20.1 C
New York
Wednesday, June 7, 2023

Civil liberties groups: California giving Alabama license plate data could lead to abortion prosecutions

Three civil liberties groups have demanded law enforcement agencies in 22 California counties stop sharing automated license plate data with departments in other states.

The Electronic Frontier Foundation, and the American Civil Liberties Unions of Northern California and Southern California sent letters to 71 law enforcement agencies — including the Lodi Police Department and the San Joaquin County Sheriff’s Office — stating that sharing such data violates California law and could enable prosecution of abortion seekers and providers elsewhere.

Law enforcement agencies were given until June 15 to respond to the letters and comply with the demand, according to the EFF.

The organization conducted a months-long investigation involving hundreds of public records requests, that it says revealed many California police departments share records containing detailed driving profiles of local residents with agencies in other states with strict abortion regulations, including Alabama, Idaho, Mississippi, Oklahoma, Tennessee and Texas.

As an example, the state of Idaho has enacted a law that makes helping a pregnant minor get an abortion in another state punishable by two to five years in prison.

ALPR camera systems collect and store location information about drivers, including dates, times, and locations, and the EFF said this sensitive information can reveal where individuals work, live, associate, worship, or seek reproductive health services and other medical care.

“ALPRs invade people’s privacy and violate the rights of entire communities, as they often are deployed in poor and historically over-policed areas regardless of crime rates,” EFF staff attorney Jennifer Pinsof said. “Sharing ALPR data with law enforcement in states that criminalize abortion undermines California’s extensive efforts to protect reproductive health privacy.”

Since 2016, sharing any ALPR data with out-of-state or federal law enforcement agencies is a violation of the California Civil Code, the EFF said.

However, the organization said many agencies continue to use services such as Vigilant Solutions or Flock Safety to make that information available to out-of-state and federal agencies.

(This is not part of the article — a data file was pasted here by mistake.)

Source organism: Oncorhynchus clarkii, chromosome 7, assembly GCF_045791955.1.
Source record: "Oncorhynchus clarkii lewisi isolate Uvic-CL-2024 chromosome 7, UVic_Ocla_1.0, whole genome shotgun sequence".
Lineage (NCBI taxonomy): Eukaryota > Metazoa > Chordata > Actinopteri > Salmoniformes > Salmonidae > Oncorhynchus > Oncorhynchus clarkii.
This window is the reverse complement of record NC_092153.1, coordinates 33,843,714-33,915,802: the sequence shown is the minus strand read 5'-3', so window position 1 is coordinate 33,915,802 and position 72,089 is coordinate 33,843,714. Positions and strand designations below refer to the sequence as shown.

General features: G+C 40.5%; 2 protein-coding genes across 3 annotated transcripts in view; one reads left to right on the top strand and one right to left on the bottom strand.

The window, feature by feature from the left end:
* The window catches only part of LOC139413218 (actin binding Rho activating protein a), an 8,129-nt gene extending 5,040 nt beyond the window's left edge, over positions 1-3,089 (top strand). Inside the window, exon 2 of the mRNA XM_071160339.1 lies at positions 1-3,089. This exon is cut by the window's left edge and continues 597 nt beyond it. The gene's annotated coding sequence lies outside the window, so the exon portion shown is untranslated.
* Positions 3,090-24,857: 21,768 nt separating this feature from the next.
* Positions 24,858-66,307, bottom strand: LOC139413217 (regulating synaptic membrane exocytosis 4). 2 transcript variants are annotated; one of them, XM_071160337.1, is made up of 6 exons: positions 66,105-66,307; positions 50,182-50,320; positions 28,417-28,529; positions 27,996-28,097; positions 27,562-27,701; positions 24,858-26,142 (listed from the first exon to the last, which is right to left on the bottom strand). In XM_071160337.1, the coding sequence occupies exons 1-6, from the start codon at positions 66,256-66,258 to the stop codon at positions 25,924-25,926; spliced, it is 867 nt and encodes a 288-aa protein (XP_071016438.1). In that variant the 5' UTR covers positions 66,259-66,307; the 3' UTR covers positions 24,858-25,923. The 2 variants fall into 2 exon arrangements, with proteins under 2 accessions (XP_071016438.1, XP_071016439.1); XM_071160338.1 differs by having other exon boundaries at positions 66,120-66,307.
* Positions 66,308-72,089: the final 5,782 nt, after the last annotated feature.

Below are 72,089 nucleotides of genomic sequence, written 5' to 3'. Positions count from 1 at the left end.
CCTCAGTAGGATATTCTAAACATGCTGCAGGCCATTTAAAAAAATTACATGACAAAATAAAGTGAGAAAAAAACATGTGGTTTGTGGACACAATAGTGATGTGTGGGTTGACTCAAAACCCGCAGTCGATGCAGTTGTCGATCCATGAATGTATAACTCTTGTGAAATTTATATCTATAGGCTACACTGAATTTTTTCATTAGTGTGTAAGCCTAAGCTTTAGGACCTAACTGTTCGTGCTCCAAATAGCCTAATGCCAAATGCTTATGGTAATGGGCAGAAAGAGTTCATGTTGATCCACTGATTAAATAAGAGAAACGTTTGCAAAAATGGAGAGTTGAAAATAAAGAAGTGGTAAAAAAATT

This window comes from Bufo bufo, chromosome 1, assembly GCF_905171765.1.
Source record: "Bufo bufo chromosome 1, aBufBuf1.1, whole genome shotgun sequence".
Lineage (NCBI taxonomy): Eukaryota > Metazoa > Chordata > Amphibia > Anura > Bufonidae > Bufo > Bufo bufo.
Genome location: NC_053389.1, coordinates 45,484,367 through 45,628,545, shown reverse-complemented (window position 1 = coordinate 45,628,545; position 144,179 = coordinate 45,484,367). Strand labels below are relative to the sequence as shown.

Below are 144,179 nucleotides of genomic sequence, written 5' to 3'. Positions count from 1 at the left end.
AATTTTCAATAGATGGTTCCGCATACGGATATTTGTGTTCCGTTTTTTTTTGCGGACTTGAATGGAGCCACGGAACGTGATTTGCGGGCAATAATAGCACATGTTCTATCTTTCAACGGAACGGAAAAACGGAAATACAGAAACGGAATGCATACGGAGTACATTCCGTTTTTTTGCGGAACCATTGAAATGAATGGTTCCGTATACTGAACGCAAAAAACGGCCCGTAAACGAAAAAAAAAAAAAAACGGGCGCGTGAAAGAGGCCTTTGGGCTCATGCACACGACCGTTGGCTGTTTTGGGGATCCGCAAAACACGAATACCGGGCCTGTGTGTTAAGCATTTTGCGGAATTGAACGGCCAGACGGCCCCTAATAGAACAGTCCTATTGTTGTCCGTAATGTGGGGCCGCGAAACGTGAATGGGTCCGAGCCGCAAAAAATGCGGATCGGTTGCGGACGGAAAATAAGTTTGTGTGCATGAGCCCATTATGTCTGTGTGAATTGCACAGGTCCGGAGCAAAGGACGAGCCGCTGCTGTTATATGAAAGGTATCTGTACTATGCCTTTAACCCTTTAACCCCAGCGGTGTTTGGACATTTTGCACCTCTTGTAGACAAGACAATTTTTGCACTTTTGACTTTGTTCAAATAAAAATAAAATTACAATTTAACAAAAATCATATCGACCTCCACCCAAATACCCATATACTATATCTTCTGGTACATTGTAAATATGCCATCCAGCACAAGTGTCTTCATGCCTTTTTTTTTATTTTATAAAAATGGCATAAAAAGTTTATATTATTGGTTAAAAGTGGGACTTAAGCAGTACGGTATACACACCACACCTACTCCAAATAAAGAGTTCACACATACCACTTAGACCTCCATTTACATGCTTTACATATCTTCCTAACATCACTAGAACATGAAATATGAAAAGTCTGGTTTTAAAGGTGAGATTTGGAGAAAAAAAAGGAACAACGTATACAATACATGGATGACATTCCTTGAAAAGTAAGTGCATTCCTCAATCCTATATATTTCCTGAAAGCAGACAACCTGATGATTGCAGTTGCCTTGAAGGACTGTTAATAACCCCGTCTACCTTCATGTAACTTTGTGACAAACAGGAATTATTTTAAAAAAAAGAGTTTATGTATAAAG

The EFF said sharing ALPR data with law enforcement in states that criminalize abortion undermines California’s efforts to protect reproductive health privacy, specifically AB 1242, which prohibits state and local agencies from providing abortion-related information to out-of-state agencies.

Lodi Police Chief Sierra Brucia said he read the letter Thursday morning, and will be consulting with the city attorney to determine what should be done moving forward.

“The first conversation I had, was I called the city attorney to set up a meeting and make sure we’re in compliance with the law,” he said. “If we’re not, then we will remedy the situation to make sure we are in compliance with the law. I’d be surprised if we’re not, but we will double check and go over our our procedures and standards to ensure we comply.”

A total of six law enforcement agencies in San Joaquin County received letters from the three groups, including Stockton, Manteca, Ripon and Tracy police departments.

Founded in 1990, the Electronic Frontier Foundation is the leading nonprofit organization defending civil liberties in the digital world.

For more information, about visit tinyurl.com/EFFALPRs.


(c)2023 the Lodi News-Sentinel (Lodi, Calif.)

Visit the Lodi News-Sentinel (Lodi, Calif.) at www.lodinews.com

Distributed by Tribune Content Agency, LLC.

Source link

Related Articles


Please enter your comment!
Please enter your name here

Stay Connected

- Advertisement -spot_img

Latest Articles